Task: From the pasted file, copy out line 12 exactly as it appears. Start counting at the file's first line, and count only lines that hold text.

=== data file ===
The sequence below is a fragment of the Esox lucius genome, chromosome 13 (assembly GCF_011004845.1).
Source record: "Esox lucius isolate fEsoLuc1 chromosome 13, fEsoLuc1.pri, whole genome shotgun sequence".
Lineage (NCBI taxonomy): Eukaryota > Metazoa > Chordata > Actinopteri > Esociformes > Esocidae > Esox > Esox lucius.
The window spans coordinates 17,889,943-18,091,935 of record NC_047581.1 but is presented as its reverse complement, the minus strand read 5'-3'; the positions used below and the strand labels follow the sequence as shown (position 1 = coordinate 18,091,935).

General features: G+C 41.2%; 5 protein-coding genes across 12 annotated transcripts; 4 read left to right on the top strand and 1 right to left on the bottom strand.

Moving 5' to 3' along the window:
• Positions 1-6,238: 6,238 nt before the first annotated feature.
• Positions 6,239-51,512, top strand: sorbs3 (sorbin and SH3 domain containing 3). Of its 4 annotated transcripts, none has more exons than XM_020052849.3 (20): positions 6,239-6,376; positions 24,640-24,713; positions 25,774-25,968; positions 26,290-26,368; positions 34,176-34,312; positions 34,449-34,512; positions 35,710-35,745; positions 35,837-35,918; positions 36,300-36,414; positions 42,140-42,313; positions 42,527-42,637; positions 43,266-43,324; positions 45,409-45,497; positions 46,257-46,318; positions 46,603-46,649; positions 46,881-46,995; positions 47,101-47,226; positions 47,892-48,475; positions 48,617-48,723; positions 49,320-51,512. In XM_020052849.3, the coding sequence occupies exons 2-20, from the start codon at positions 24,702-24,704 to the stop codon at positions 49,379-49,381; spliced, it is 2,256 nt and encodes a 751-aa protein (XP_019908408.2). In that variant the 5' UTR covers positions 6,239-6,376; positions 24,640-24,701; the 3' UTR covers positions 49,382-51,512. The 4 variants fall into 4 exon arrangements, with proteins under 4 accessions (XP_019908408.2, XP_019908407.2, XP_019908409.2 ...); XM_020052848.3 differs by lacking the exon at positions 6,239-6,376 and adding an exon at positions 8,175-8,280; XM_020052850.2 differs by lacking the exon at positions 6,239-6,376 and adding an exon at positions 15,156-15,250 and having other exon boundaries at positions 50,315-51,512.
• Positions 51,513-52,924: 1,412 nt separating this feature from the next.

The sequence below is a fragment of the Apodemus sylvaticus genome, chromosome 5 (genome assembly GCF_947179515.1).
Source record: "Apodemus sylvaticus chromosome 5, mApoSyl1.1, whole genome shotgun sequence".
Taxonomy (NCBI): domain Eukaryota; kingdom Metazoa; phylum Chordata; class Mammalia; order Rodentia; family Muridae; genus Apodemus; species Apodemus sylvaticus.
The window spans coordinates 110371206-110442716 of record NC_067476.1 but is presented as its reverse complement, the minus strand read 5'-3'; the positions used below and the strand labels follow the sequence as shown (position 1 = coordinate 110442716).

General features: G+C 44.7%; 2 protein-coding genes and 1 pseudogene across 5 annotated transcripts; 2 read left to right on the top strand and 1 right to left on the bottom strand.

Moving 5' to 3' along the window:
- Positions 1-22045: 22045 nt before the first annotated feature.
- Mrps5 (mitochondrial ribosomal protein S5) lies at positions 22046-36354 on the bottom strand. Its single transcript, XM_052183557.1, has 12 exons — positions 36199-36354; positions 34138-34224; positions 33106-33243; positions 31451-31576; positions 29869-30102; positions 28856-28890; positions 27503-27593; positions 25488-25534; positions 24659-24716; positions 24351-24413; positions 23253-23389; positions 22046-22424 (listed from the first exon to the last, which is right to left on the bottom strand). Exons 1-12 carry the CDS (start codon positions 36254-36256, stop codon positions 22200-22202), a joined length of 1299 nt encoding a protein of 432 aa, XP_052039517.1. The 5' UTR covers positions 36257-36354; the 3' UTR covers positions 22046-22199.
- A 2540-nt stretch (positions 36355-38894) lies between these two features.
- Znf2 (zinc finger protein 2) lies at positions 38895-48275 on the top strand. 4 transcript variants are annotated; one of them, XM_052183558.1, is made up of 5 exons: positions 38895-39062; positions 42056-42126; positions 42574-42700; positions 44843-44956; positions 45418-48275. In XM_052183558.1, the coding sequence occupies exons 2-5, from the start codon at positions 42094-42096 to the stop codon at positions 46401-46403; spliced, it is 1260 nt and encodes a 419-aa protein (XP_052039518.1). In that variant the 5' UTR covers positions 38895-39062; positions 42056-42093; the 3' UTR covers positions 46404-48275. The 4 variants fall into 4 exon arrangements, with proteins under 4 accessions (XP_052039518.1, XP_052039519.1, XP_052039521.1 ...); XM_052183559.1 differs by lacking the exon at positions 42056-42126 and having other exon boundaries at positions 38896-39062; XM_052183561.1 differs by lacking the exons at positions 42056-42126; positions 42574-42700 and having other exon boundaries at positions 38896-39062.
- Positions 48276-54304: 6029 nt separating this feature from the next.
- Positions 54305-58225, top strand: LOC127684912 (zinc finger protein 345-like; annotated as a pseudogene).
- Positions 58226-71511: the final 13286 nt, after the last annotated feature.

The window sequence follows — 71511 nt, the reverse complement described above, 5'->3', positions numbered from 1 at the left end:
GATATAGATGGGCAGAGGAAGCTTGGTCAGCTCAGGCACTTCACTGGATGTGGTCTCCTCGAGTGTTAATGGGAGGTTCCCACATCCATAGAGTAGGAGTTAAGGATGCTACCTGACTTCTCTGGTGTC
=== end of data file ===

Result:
Taxonomy (NCBI): domain Eukaryota; kingdom Metazoa; phylum Chordata; class Mammalia; order Rodentia; family Muridae; genus Apodemus; species Apodemus sylvaticus.